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Decadence: An Interdisciplinary Graduate Conference

Posted by Graham Jensen on February 11, 2015 in News
Daniel Crawford. Photo by Danen Poley.
Daniel Crawford. Photo by Danen Poley.

From August 15-17th, the Dalhousie Association of Graduate Students in English (DAGSE) hosted its annual interdisciplinary graduate student conference.  This year’s theme was decadence, and over the course of the three-day conference, participants representing ten unique programs of study from over fifteen different universities throughout North America examined the symptoms and effects of decadence as a literary, artistic, historical, and socio-cultural phenomenon.

Friday’s festivities included an art exhibit—organized by Danen Poley—featuring paintings, drawings, and sculptures by Daniel Crawford and other local artists.  Following Dr. David Howard’s (Nova Scotia College of Art & Design) keynote presentation, entitled “Gnawing on Skulls: Allegorical Poetics and Decadence in the Twenty-First Century,” conference attendees continued to enjoy the exhibit during a reception catered by Dalhousie’s Grad House Social Club.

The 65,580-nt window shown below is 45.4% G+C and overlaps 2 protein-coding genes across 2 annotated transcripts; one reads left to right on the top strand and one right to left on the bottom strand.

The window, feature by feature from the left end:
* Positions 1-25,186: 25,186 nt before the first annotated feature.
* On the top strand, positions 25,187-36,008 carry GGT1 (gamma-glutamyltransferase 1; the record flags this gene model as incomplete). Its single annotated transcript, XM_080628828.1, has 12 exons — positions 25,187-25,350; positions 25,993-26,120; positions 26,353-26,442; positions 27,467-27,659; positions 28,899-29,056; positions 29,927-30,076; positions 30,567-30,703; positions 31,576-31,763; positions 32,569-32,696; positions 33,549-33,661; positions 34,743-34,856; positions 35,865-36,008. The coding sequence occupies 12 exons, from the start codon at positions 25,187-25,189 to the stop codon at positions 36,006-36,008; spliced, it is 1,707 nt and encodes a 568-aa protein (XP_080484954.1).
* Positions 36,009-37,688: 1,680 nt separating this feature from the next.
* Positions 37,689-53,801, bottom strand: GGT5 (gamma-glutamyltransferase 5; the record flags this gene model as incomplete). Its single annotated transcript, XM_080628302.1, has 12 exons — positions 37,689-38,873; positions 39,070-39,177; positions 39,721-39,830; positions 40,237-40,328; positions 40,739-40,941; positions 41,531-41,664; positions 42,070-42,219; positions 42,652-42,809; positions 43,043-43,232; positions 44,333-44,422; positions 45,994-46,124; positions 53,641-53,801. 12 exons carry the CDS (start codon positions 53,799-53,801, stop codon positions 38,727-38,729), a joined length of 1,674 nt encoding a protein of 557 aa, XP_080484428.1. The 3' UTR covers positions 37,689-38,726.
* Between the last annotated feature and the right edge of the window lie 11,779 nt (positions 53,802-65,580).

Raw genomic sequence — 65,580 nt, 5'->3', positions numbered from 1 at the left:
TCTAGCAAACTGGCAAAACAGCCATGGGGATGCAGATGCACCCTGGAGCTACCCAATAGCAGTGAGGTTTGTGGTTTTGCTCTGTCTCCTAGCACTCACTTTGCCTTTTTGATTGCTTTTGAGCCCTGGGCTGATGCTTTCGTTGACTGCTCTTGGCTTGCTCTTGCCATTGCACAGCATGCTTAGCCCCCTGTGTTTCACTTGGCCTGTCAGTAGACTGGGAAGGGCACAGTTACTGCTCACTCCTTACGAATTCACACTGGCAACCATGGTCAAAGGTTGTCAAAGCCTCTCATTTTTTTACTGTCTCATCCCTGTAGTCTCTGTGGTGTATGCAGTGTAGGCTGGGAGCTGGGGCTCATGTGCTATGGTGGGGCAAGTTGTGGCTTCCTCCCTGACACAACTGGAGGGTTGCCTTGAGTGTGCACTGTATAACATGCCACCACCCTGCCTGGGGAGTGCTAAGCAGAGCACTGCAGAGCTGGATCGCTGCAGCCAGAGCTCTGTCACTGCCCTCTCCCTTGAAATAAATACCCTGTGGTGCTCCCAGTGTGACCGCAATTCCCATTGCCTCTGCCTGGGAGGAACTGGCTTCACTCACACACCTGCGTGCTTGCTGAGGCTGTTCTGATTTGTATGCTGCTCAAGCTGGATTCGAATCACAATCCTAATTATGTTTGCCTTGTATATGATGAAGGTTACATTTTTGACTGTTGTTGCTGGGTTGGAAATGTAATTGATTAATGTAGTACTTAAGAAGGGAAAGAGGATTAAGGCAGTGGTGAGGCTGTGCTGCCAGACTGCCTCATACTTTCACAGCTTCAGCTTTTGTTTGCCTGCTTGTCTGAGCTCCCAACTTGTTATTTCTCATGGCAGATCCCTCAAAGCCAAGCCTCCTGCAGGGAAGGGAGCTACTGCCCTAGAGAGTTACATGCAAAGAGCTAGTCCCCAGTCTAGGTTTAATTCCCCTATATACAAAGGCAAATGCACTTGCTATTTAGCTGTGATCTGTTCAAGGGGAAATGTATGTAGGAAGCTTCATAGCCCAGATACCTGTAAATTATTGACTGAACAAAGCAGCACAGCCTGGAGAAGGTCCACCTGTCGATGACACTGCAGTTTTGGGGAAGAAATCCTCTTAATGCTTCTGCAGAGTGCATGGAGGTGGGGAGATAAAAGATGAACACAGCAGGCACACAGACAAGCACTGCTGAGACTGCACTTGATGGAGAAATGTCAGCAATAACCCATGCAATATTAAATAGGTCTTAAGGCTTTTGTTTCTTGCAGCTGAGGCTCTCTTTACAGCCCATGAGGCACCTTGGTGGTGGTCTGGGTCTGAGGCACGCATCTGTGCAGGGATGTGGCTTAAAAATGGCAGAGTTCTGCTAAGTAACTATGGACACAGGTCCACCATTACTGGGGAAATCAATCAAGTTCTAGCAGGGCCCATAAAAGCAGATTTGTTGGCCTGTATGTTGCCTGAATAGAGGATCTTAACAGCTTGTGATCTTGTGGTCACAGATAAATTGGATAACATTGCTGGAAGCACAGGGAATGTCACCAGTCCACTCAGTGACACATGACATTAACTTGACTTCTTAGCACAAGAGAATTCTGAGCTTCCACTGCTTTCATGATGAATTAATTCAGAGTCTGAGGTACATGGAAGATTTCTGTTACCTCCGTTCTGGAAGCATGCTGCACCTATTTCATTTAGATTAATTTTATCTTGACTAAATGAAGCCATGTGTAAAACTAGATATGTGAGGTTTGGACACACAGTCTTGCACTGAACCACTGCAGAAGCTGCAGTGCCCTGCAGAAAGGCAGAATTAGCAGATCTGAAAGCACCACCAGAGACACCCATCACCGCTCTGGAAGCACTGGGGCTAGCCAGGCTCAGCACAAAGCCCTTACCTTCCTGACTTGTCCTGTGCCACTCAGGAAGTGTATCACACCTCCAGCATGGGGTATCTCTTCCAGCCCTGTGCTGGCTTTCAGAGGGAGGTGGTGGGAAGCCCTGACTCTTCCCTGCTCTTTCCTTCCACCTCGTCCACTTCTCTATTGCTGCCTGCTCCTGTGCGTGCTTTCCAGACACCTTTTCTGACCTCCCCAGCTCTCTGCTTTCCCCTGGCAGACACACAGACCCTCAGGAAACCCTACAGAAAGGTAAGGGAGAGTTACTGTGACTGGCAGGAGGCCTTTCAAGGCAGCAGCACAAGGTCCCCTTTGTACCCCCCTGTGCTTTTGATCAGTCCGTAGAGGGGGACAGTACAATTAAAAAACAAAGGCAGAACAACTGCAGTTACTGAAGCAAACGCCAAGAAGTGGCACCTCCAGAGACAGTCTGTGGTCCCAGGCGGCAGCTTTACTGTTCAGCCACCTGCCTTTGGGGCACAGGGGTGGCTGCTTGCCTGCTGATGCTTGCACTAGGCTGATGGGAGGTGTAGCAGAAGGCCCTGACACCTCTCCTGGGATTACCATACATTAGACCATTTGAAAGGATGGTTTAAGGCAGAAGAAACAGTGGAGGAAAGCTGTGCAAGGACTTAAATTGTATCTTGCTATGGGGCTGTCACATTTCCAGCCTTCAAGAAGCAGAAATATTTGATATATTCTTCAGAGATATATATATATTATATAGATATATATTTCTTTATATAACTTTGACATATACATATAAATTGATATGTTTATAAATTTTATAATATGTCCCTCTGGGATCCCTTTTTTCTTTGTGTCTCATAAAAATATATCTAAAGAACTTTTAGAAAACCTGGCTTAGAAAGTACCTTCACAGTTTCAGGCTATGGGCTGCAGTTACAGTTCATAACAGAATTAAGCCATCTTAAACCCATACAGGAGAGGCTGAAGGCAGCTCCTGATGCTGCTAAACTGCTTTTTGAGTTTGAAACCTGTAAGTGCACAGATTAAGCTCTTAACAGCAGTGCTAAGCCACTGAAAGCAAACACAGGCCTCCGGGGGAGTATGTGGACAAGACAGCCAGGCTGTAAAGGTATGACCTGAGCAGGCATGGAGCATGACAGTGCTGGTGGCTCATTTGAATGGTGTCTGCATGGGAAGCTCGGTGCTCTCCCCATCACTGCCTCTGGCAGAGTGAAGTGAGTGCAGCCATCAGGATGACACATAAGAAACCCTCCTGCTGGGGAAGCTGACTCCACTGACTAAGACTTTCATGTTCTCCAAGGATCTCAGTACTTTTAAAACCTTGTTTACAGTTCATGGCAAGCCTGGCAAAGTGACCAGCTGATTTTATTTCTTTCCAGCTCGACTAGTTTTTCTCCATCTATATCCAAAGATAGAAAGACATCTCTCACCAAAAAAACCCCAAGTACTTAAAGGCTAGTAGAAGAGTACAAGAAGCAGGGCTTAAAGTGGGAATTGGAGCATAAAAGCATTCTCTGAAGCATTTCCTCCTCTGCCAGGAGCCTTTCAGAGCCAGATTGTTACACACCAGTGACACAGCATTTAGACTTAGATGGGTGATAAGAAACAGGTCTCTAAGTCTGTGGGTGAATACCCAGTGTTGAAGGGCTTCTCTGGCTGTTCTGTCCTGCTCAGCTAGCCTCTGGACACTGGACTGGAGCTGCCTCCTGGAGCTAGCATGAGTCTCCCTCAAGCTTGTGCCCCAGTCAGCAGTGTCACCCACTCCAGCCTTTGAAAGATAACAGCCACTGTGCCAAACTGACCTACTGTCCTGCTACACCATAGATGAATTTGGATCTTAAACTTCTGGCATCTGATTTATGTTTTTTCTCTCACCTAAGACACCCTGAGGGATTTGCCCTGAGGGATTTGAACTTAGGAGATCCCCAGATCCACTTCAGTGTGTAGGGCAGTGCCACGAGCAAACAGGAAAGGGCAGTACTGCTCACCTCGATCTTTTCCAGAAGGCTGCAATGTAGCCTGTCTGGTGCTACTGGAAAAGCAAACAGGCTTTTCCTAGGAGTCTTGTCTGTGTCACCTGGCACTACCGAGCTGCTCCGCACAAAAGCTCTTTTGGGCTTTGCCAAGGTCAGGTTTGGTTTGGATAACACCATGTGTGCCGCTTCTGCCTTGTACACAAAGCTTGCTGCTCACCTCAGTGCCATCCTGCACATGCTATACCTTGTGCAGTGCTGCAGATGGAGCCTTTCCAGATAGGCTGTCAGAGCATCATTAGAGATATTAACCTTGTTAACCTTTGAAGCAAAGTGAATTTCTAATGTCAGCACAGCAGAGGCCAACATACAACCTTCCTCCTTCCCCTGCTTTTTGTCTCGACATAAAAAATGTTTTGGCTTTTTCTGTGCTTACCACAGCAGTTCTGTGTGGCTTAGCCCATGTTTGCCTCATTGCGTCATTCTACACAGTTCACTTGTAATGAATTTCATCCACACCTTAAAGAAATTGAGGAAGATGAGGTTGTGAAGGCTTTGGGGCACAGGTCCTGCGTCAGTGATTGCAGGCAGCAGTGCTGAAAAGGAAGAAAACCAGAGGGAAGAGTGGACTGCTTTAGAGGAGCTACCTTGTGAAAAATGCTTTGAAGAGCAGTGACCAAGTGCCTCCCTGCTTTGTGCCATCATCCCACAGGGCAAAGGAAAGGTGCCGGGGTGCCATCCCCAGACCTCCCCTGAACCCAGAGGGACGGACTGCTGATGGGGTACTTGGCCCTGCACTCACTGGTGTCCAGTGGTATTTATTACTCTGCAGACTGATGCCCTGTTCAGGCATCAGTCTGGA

On Saturday, a keynote by Dr. Julia M. Wright (Dalhousie University) served as the exclamation point to a full day of lively concurrent panels.  Her inspiriting talk, “‘Mene, Mene’: The Humanities in a Time of War,” was followed by the conference supper downtown.  Afterwards, the day of decadence was brought to an appropriate close with the DecaDANCE, a late-night party-boat cruise in the Halifax harbour (special thanks to Gillian Massel and Geordie Miller).  The next morning, another spate of engaging panels on topics ranging from Arthurian lore to Vico, and from Beowulf to Djuna Barnes, marked the end of another dynamic, invigorating conference.

DAGSE would like to extend heartfelt thanks to Mary Beth MacIsaac and Adria Young for their extensive advice and administrative insight, to Dr. Carrie Dawson and the Graduate Committee, as well as to Trevor Ross, David McNeil, and the Department of English.  DAGSE also gratefully acknowledges the support and assistance of the following sponsors, without which this event would not have been possible: Dalhousie President’s Office, Faculty of Graduate Studies, Faculty of Arts & Social Sciences, the Department of English, and the Departments of History, Classics, Philosophy, German, and Psychology.  Finally, we extend our warmest thanks to our keynote speakers, Dr. Julia M. Wright and Dr. David Howard.